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UCA Expands Computer Information Systems & Analytics Degree Options to Address Changing Business Environment

The University of Central Arkansas (UCA) is offering new degree and certificate options through its Computer Information Systems and Analytics (CISA) department, expanding opportunities for CISA students and current business professionals to gain top in-demand business and technical skills.

Beginning this fall three new Applied Data Analytics programs will be available: a Bachelor of Science, a Master of Science, and a technical certificate. These new programs follow the successful addition of both an undergraduate minor and a graduate-level technical certificate in data analytics two years ago.

“I chose to get this graduate certificate because I believe data analytics is the future. As technology is evolving, businesses are using analytics to make informed decisions, solve problems, help reduce risks, and increase return on their investments,” said Joyti Lal who is working to earn a Master of Business Administration concurrent with a Data Analytics graduate certificate.

The Department of Computer Information Systems and Analytics (CISA), located within the UCA College of Business, combines highly desired technical skills with sound business principles. The department’s name was changed in July 2021 from “Management Information Systems” to better reflect what the department now offers. [Read more…]

COB Student Intern Earns AR BCBS Scholarship

UCA College of Business student, Daisy Martinez Carranza, is this year’s $5,000 academic scholarship winner for the Arkansas Blue Cross and Blue Shield (BCBS) 2021 Summer Internship Program. Carranza served as a Group Marketing and Member Engagement intern, and over the course of ten weeks, she gained real-world experience by working closely with their managers and teams, attending department meetings, participating in special projects, and sharing her questions and ideas.

Crediting knowledge gained in classes and valuable experience during her internship, Carranza said, “this is as much a win for me as it is for my advisors and mentors here at UCA.”

To earn the award, Carranza not only did exceptional work during her internship but also presented a final project to top BCBS executives. She was chosen as a finalist and then the winner of the $5000 scholarship for her senior year at UCA. Please join us in congratulating Daisy Martinez Carranza on this significant achievement.

Three UCA College of Business Alumni Named to Arkansas Business “20 in Their 20s” List

Arkansas Business has announced its 2021 class of “20 In Their 20s”, including three alumni from UCA’s College of Business. Ericka Gutierrez, Grace Rains, and Joyti Lal were named as rising business and community leaders.  [Read more…]

UCA Economist, Dr. Jeremy Horpedahl, Receives Award for COVID-19 Work

(Conway, AR) – Dr. Jeremy Horpedahl, Associate Professor of Economics at the University of Central Arkansas (UCA) College of Business, has been recognized for his work to provide accurate coronavirus information and dispel misinformation during the COVID-19 pandemic. The award comes from the Mercatus Center at George Mason University, which announced on Sunday its ten most recent winners across North America.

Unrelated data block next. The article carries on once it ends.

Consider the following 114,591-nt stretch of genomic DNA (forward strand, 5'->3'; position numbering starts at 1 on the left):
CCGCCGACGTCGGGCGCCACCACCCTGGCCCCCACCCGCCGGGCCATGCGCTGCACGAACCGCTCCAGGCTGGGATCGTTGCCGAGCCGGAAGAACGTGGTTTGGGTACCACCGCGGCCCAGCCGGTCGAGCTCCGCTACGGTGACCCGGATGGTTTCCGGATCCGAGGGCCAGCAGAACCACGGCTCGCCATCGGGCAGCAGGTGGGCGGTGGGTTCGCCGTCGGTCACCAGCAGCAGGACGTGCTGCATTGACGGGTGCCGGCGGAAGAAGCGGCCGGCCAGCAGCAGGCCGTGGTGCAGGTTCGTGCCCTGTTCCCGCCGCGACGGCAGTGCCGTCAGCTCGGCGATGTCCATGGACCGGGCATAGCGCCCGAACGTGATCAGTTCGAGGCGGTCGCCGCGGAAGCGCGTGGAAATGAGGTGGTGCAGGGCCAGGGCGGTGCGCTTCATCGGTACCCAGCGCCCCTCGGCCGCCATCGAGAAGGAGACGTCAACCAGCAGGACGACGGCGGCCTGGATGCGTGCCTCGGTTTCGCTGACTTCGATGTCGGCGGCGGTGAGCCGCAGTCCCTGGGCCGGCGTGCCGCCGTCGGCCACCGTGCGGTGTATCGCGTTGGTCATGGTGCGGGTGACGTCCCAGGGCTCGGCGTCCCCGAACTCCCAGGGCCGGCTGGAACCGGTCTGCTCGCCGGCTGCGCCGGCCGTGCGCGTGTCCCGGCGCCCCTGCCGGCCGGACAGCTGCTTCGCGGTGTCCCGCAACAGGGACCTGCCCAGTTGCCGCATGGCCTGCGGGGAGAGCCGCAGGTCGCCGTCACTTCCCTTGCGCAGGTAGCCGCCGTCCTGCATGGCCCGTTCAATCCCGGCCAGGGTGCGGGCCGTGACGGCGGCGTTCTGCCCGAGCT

Dr. Horpedahl won the prize for his policy and data analysis on pandemic-related economic topics such as coronavirus precautions, tolls and trends, vaccination development and distribution, unemployment, as well as local, national, and worldwide financial impacts.

“Part of what motivated me was simply to understand the pandemic better myself, and I was glad to help others navigate the same questions that I had about the state of the world,” said Dr. Horpedahl.

Horpedahl was also a co-recipient of another award from the Mercatus Center for the blog EconomistWritingEveryDay.com, where he is a weekly contributor.

“Dr. Horpedahl’s efforts to communicate complex topics in a more approachable way has helped inform and educate others about economic policy. This is important work during an already confusing and stressful time, and we are proud of his effort and impact,” added Dr. Michael Hargis, Dean of the UCA College of Business. [Read more…]

UCA College of Business Names 2020-2021 Outstanding Students

On April 8, 2021, the UCA College of Business held its annual Student Honors Banquet to celebrate the academic achievements of the College’s students and recognize the outstanding students for the 2020-2021 academic year.

Outstanding students are those who take advantage of educational opportunities and show exemplary academic performance through internships, professional development and experiential education, volunteerism, and participation in clubs and activities.

The following students were awarded an outstanding status, chosen from over 1600 undergraduate and graduate students: [Read more…]

How to Engage College Students in Online Learning

The switch to online learning has left professors at universities and colleges across the country scrambling for ways to effectively bring traditional, classroom teaching models to students who now attend classes from their homes, apartments and dorms by way of a computer screen.

Anthony McMullen, J.D., assistant professor of business law

Anthony McMullen, J.D., associate professor of business law in the UCA College of Business, was part of a team of seven professors at the Academy of Legal Studies in Business to create a summary of effective strategies for professors to use for online learning in higher education.